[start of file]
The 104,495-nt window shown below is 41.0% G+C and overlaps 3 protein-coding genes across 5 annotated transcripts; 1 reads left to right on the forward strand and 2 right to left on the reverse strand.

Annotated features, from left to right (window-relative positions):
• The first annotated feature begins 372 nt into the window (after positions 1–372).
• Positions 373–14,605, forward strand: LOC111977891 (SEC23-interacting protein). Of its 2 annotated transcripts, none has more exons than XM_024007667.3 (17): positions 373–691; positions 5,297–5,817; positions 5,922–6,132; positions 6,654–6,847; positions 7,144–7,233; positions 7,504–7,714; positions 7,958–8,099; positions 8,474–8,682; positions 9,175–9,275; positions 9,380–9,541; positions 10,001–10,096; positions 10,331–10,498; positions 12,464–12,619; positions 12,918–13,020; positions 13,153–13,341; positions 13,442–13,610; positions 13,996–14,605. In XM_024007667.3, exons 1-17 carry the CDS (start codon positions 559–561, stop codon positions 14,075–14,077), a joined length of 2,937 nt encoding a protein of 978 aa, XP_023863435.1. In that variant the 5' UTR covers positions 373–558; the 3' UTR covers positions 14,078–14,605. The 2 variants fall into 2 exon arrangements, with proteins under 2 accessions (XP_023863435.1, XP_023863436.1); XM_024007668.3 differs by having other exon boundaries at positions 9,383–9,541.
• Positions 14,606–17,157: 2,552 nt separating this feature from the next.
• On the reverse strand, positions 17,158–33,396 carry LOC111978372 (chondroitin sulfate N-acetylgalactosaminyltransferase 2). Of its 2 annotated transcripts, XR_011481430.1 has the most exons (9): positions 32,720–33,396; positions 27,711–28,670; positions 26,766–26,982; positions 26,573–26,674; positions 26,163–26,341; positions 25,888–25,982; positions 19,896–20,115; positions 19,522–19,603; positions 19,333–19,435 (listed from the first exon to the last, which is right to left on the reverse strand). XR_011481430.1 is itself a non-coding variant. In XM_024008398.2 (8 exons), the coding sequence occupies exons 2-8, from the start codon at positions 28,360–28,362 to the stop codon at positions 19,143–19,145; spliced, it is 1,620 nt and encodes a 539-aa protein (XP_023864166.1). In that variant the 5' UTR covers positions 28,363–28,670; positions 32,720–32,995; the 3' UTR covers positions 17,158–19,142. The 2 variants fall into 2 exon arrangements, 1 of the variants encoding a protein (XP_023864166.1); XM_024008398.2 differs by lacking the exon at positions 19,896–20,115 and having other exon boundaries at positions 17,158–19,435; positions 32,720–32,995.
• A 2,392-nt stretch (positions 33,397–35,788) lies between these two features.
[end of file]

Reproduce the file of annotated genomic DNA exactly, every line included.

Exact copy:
The 104,495-nt window shown below is 41.0% G+C and overlaps 3 protein-coding genes across 5 annotated transcripts; 1 reads left to right on the forward strand and 2 right to left on the reverse strand.

Annotated features, from left to right (window-relative positions):
• The first annotated feature begins 372 nt into the window (after positions 1–372).
• Positions 373–14,605, forward strand: LOC111977891 (SEC23-interacting protein). Of its 2 annotated transcripts, none has more exons than XM_024007667.3 (17): positions 373–691; positions 5,297–5,817; positions 5,922–6,132; positions 6,654–6,847; positions 7,144–7,233; positions 7,504–7,714; positions 7,958–8,099; positions 8,474–8,682; positions 9,175–9,275; positions 9,380–9,541; positions 10,001–10,096; positions 10,331–10,498; positions 12,464–12,619; positions 12,918–13,020; positions 13,153–13,341; positions 13,442–13,610; positions 13,996–14,605. In XM_024007667.3, exons 1-17 carry the CDS (start codon positions 559–561, stop codon positions 14,075–14,077), a joined length of 2,937 nt encoding a protein of 978 aa, XP_023863435.1. In that variant the 5' UTR covers positions 373–558; the 3' UTR covers positions 14,078–14,605. The 2 variants fall into 2 exon arrangements, with proteins under 2 accessions (XP_023863435.1, XP_023863436.1); XM_024007668.3 differs by having other exon boundaries at positions 9,383–9,541.
• Positions 14,606–17,157: 2,552 nt separating this feature from the next.
• On the reverse strand, positions 17,158–33,396 carry LOC111978372 (chondroitin sulfate N-acetylgalactosaminyltransferase 2). Of its 2 annotated transcripts, XR_011481430.1 has the most exons (9): positions 32,720–33,396; positions 27,711–28,670; positions 26,766–26,982; positions 26,573–26,674; positions 26,163–26,341; positions 25,888–25,982; positions 19,896–20,115; positions 19,522–19,603; positions 19,333–19,435 (listed from the first exon to the last, which is right to left on the reverse strand). XR_011481430.1 is itself a non-coding variant. In XM_024008398.2 (8 exons), the coding sequence occupies exons 2-8, from the start codon at positions 28,360–28,362 to the stop codon at positions 19,143–19,145; spliced, it is 1,620 nt and encodes a 539-aa protein (XP_023864166.1). In that variant the 5' UTR covers positions 28,363–28,670; positions 32,720–32,995; the 3' UTR covers positions 17,158–19,142. The 2 variants fall into 2 exon arrangements, 1 of the variants encoding a protein (XP_023864166.1); XM_024008398.2 differs by lacking the exon at positions 19,896–20,115 and having other exon boundaries at positions 17,158–19,435; positions 32,720–32,995.
• A 2,392-nt stretch (positions 33,397–35,788) lies between these two features.